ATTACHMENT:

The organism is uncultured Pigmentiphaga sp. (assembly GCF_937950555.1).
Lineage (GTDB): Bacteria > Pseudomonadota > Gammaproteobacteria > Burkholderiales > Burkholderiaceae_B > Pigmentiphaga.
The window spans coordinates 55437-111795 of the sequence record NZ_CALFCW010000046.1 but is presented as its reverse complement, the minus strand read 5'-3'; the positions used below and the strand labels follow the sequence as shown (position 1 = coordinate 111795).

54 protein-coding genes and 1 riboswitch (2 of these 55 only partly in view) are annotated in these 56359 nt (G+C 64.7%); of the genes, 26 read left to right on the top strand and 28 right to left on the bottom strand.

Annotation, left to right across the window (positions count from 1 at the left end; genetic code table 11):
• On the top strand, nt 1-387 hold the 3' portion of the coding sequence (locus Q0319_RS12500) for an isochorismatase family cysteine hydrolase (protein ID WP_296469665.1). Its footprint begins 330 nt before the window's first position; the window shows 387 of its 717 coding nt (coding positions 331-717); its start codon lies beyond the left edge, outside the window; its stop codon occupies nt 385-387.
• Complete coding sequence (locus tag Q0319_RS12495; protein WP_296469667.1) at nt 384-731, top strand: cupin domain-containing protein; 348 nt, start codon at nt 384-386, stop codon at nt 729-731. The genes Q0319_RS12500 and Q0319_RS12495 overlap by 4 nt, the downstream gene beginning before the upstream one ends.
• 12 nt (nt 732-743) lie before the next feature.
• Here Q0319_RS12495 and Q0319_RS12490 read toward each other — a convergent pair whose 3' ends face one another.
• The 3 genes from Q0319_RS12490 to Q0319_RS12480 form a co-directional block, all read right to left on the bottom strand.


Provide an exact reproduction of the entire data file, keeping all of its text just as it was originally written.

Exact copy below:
The organism is uncultured Pigmentiphaga sp. (assembly GCF_937950555.1).
Lineage (GTDB): Bacteria > Pseudomonadota > Gammaproteobacteria > Burkholderiales > Burkholderiaceae_B > Pigmentiphaga.
The window spans coordinates 55437-111795 of the sequence record NZ_CALFCW010000046.1 but is presented as its reverse complement, the minus strand read 5'-3'; the positions used below and the strand labels follow the sequence as shown (position 1 = coordinate 111795).

54 protein-coding genes and 1 riboswitch (2 of these 55 only partly in view) are annotated in these 56359 nt (G+C 64.7%); of the genes, 26 read left to right on the top strand and 28 right to left on the bottom strand.

Annotation, left to right across the window (positions count from 1 at the left end; genetic code table 11):
• On the top strand, nt 1-387 hold the 3' portion of the coding sequence (locus Q0319_RS12500) for an isochorismatase family cysteine hydrolase (protein ID WP_296469665.1). Its footprint begins 330 nt before the window's first position; the window shows 387 of its 717 coding nt (coding positions 331-717); its start codon lies beyond the left edge, outside the window; its stop codon occupies nt 385-387.
• Complete coding sequence (locus tag Q0319_RS12495; protein WP_296469667.1) at nt 384-731, top strand: cupin domain-containing protein; 348 nt, start codon at nt 384-386, stop codon at nt 729-731. The genes Q0319_RS12500 and Q0319_RS12495 overlap by 4 nt, the downstream gene beginning before the upstream one ends.
• 12 nt (nt 732-743) lie before the next feature.
• Here Q0319_RS12495 and Q0319_RS12490 read toward each other — a convergent pair whose 3' ends face one another.
• The 3 genes from Q0319_RS12490 to Q0319_RS12480 form a co-directional block, all read right to left on the bottom strand.